The level starts in an unpromising way. Agent 47 waits outside an office block. You then enter the office block reception area and its underground car park. Thus far the map is about as fun as being called into work on a Sunday.
Then you notice masked men guarding two lifts.
One lift goes up, to a heaven themed masquerade, the other takes you down, to an opposing hell-inspired event. These shindigs have wildly different atmospheres and bizarrely dressed guests. These revellers include your main targets, a terrifying woman with a cane sword, and a guy in a golden devil mask.
There’s also shark tanks, a suspiciously tone-deaf singer and a deep lift shaft to throw people down. Who wouldn’t want to gatecrash an event like this?
That all this freakish wonder occurs in the same level without loading screens is very impressive. I often wonder what inspired A Dance With the Devil and if sinful masquerades occur in the real world inside innocuous looking locations.
2004 in college. Living room. Two Fat CRT televisions back-to-back and two Xboxes and two Halo 2s and system link. Two players on each TV. Stage was with Burial Mounds and rocket launchers and pistols only. Really was an amazing experience.
So many different areas of the map even though it was quite small is a sign of an excellently designed map. Hearing the other team whisper behind your TV, trying to decide where you were. When converging on the middle of the map with four players with fully loaded rocket launchers was an unforgettable time and my favourite ever in gaming. How they haven’t remade this map in The Master Chief Collection is a sin, but hopefully it will be DLC at a later date.
Since race tracks are included I have to go for the high speed ring on Gran Turismo. I know it is a simple beginner course, but when I first played Gran Turismo on the original PlayStation my cousin used to batter me on it.
I practised and practised and eventually beat him, but after thousands of laps I love this track more than any other. The long, high speed left hand curve at the beginning of the lap, tough hairpin into the straight over the bridge, the flowing ‘esses’ into the tunnel – which a couple of decent drivers it’s an excellent course for close and fast racing.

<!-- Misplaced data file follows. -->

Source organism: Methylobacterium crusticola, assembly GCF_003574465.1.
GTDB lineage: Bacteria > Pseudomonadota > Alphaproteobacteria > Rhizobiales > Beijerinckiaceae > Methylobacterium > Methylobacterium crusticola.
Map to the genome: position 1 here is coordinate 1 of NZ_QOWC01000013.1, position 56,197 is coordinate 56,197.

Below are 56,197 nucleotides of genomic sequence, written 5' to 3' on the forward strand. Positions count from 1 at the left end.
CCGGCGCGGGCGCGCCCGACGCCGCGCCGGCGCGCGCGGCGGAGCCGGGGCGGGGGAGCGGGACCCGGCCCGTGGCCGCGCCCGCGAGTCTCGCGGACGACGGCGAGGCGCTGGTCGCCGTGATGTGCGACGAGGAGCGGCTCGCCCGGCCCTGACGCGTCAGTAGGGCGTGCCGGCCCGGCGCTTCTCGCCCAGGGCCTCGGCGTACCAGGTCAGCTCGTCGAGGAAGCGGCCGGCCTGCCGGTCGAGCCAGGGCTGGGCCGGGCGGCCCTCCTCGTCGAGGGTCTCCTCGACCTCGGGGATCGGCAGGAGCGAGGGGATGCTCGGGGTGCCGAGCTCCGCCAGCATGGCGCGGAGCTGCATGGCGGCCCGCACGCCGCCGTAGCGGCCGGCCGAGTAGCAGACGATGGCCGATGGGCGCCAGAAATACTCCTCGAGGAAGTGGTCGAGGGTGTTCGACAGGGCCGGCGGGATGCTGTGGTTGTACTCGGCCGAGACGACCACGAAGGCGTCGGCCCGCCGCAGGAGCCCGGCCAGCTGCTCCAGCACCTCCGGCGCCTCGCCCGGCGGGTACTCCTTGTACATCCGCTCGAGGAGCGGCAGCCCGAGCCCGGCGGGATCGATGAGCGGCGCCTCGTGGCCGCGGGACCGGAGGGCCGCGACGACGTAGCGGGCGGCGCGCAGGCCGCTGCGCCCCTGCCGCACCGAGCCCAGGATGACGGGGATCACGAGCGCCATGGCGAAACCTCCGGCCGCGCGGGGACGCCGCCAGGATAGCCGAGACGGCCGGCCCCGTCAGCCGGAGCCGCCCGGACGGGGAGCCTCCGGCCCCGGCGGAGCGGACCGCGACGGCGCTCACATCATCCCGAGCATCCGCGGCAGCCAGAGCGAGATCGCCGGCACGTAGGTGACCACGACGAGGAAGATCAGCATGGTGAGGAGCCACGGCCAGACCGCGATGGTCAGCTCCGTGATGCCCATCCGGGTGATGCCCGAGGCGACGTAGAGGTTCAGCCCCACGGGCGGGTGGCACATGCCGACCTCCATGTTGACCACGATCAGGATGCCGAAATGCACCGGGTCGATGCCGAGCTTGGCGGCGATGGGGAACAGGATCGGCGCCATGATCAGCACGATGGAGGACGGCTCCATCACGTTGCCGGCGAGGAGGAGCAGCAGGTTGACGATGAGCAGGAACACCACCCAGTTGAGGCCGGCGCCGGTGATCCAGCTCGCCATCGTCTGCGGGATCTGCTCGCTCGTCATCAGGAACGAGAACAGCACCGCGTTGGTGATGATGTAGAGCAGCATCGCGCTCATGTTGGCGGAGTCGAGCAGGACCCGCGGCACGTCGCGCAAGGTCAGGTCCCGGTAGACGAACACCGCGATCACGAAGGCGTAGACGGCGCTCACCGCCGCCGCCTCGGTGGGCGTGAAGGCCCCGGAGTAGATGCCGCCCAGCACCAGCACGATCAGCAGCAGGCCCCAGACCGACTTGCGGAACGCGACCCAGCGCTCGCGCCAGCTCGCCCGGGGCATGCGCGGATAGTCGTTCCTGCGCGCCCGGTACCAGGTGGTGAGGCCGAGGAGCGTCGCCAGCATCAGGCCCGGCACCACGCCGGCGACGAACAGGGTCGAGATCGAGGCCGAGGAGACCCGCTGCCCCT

The other one is the return to Shadow Moses Island in Metal Gear Solid 4. From the moment you reach the facility and the music starts, to the battle at the end between Metal Gears Rex and Ray it was a wonderfully nostalgic and moving trip down memory lane.
Visiting all the old areas of the facility and seeing them ruined was great, yet sad at the same time.
OldMiley (PSN ID)
The chapter where you return to the Ishimura in Dead Space 2 was so atmospheric and spine-tingling (especially with the lights off) that it has always stayed vividly in my memory.
I’m sort of answering on behalf of a friend here. Back in the days of the N64 (the zenith of local multiplayer, or at least in my social circles) I used to play a lot of GoldenEye 007 and Super Smash Bros. with my older brother and his friends. All a lot of fun, except one of them would consistently insist on playing on the same stages: Facility on GoldenEye and Hyrule Castle on Smash Bros. They’re both very good stages, especially Facility, but the repetition nearly ruined them for me (especially with the music on Hyrule).
When Perfect Dark came out, I was pleased to find a few GoldenEye stages in there, including Facility. Oddly though, even allowing for the overplaying of it on GoldenEye, I didn’t find it as good in Perfect Dark. Instead, I really got into Complex, despite having thought little of it in GoldenEye. It had some good sniping positions and a lot of two-level rooms allowing for interesting matches, especially with bots added in.
Speaking of Smash Bros, I look forward to having a go with the level maker in Smash Bros. for Wii U. The one in Brawl was a bit of a pain to make, but the GamePad’s touchscreen looks very handy. I’m hoping to use it to make some good, smaller stages, as I’ve found the series’ insistence on ever bigger and busier stage since the N64 original a little disappointing.
Stages like Rainbow Ride, that are essentially on-rails platforming levels distract from the actual point and enjoyment of Smash Bros. Massive stages like Melee’s Hyrule Temple and the Earthbound one in Brawl are just too big for purpose, with it being far too easy to get detached from other players, breaking the flow of gameplay (although I suspect 8-player matches will redeem big stages like this in the new game).